There is a type of complete colorblindness, achromatopsia, where people do not have functional cones in their eyes and are almost blind in sunlight because of the sensitivity of the rods. Achromatopsia, unlike red-green colorblindness, is very rare. The island of Fuur and the island of Pingelap both had large numbers of people suffering from this congenital achromatopsia. Only Pingelap, in the south Pacific, still has large numbers of achromatopes. The author visited Pingelap with a physiologist who is an achromatope himself and a friend who is an ophthalmologist. He writes a pretty interesting travel biography of their trip in addition to talking about the examinations and interviews with the achromatopes and how such large numbers of them cope with limited vision. He has a strong interest in their compensations and alternate ways of perceiving the world. Achromatopes may have an advantage in such things as night diving to capture fish because of their dark vision is strong.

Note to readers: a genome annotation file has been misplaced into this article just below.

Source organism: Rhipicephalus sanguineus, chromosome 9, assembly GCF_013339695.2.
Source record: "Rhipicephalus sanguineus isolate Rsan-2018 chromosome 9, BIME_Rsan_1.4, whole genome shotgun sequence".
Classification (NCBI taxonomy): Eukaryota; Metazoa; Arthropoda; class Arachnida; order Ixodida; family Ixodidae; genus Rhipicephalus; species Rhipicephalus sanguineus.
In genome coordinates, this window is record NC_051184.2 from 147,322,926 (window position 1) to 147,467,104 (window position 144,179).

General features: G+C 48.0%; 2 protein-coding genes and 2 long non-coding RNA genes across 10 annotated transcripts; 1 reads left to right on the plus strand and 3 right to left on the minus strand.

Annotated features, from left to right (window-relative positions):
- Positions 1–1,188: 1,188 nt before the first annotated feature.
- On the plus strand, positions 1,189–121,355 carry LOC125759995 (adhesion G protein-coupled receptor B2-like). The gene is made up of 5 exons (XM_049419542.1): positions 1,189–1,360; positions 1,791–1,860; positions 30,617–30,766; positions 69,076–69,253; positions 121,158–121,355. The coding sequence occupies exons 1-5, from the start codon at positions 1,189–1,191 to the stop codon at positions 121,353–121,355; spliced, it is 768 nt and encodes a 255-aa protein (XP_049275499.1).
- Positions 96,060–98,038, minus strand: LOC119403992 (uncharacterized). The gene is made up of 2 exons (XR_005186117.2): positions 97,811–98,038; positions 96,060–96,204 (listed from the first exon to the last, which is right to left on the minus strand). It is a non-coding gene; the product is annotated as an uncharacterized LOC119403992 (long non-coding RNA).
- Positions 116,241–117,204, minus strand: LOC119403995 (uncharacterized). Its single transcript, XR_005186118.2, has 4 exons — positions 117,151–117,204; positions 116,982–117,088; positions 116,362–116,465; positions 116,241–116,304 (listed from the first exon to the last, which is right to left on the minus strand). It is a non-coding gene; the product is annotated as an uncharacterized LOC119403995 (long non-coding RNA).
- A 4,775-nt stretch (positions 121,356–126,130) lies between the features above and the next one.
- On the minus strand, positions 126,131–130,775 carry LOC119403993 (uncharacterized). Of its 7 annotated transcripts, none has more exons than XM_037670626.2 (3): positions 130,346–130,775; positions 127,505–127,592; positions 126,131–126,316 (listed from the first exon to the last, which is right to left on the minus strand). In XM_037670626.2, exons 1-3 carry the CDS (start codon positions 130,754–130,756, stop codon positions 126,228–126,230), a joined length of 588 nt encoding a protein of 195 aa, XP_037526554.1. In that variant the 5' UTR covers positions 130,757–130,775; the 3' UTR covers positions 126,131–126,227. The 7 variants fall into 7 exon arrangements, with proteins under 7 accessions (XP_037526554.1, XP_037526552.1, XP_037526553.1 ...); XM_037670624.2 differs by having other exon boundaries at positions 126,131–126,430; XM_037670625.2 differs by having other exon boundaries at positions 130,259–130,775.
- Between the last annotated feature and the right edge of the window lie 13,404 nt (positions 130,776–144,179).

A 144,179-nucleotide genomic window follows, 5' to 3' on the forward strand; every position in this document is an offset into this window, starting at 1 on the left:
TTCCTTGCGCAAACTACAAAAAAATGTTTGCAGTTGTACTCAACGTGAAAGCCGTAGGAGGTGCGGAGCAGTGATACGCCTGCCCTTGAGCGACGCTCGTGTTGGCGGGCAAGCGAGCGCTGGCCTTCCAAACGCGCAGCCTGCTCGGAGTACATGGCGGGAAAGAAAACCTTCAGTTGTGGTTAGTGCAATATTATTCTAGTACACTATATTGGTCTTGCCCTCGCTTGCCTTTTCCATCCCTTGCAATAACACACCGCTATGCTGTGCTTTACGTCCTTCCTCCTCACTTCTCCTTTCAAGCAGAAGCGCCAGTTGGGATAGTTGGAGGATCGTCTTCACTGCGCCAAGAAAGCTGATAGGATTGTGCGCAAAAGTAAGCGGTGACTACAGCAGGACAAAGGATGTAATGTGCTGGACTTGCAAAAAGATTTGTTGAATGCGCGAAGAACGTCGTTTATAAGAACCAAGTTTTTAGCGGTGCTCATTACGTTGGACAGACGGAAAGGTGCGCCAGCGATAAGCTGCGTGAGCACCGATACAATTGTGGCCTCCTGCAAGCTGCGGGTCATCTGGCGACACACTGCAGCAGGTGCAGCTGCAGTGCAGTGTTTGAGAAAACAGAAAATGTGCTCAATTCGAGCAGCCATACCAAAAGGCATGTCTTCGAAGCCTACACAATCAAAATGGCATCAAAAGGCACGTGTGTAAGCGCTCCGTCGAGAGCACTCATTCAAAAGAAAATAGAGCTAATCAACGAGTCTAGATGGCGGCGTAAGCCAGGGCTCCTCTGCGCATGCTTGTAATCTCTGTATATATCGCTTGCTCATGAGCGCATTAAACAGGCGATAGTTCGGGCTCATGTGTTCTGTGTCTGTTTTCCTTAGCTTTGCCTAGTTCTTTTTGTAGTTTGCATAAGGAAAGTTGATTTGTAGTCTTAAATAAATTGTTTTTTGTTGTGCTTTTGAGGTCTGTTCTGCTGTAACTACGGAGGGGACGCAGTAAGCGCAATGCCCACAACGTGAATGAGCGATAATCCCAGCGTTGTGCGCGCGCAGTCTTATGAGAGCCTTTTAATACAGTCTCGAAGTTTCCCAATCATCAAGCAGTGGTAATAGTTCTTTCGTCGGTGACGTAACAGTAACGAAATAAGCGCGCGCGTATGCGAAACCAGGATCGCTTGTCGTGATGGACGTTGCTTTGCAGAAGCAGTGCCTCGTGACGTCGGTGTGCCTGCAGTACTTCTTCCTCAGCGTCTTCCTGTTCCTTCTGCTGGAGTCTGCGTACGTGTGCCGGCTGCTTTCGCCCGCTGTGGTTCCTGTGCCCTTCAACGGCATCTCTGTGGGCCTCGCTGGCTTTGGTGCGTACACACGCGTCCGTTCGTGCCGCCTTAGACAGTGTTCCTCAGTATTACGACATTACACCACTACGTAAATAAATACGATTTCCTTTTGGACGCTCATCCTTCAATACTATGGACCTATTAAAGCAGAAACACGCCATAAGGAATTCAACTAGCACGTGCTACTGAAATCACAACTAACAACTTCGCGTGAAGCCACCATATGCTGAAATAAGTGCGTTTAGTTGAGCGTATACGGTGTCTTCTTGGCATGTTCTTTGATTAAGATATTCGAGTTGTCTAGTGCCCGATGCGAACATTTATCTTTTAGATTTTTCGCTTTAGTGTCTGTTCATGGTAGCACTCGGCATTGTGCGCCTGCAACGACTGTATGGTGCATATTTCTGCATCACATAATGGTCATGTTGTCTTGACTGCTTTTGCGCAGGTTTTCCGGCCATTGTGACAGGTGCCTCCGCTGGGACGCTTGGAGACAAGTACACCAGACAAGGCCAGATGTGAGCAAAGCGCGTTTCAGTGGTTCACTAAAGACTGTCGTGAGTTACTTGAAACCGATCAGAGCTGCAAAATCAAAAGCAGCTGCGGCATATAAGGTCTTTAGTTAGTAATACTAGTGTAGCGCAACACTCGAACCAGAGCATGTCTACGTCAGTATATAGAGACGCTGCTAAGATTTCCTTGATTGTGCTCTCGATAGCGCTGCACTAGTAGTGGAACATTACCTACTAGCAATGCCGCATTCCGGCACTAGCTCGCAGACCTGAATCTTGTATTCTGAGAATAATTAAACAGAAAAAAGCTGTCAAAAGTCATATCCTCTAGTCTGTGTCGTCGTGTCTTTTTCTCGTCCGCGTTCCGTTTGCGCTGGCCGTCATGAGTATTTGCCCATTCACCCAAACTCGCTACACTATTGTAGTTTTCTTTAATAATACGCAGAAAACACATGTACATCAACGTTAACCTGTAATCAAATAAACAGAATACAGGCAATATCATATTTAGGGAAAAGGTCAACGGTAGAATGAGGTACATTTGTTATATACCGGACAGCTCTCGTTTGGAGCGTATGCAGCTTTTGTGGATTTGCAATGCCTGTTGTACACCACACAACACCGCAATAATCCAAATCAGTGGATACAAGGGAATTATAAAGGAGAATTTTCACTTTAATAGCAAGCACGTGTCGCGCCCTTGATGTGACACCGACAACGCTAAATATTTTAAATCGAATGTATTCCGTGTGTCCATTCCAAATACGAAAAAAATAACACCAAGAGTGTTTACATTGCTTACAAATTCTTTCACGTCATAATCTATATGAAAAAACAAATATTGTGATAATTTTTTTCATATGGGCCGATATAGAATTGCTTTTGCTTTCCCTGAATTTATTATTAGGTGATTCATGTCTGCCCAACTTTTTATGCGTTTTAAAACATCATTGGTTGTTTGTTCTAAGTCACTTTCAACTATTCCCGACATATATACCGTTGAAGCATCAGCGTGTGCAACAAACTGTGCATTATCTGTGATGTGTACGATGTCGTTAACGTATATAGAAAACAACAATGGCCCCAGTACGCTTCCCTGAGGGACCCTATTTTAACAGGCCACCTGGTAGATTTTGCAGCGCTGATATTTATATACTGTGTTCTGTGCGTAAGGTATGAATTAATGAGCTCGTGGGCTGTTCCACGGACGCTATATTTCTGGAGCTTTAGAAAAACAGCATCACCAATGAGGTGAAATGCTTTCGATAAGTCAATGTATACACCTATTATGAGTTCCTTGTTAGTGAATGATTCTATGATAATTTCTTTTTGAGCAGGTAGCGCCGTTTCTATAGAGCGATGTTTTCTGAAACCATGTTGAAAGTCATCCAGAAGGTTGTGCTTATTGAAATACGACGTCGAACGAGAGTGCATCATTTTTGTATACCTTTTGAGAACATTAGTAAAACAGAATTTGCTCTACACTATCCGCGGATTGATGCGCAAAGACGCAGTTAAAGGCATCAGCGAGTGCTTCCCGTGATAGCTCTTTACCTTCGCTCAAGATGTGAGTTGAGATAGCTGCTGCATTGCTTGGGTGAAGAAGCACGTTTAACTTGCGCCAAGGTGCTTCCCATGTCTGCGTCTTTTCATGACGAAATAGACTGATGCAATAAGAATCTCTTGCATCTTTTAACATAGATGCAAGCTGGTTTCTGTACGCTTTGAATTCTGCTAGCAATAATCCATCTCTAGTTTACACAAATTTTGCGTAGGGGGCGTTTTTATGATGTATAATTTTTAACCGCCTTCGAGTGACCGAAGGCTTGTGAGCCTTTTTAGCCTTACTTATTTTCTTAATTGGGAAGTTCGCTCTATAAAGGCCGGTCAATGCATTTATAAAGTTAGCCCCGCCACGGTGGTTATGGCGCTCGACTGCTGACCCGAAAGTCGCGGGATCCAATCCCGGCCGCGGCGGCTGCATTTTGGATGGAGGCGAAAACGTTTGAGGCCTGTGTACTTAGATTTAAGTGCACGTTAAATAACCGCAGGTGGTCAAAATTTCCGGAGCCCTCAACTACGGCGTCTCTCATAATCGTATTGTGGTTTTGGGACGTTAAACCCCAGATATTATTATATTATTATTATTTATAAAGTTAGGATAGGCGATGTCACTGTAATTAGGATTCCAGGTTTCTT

The second part of the book is about traveling to the island of Guam to visit a colleague who treats neurological disorders. This colleague, Dr. John Steele, wants the author to see the cases of lytico and bodig, which are prevalent in Guam. Dr. Steele has been treating and looking for reasons for lytico and bodig and these diseases have symptoms similar to those of patients the author treats for post-encephalitic disorders. Both lytico and bodig, while declining, are believed to have had the same cause sometime in the past on Guam. The candidates are explained with pros and cons for each and there is discussion of similar diseases in other places.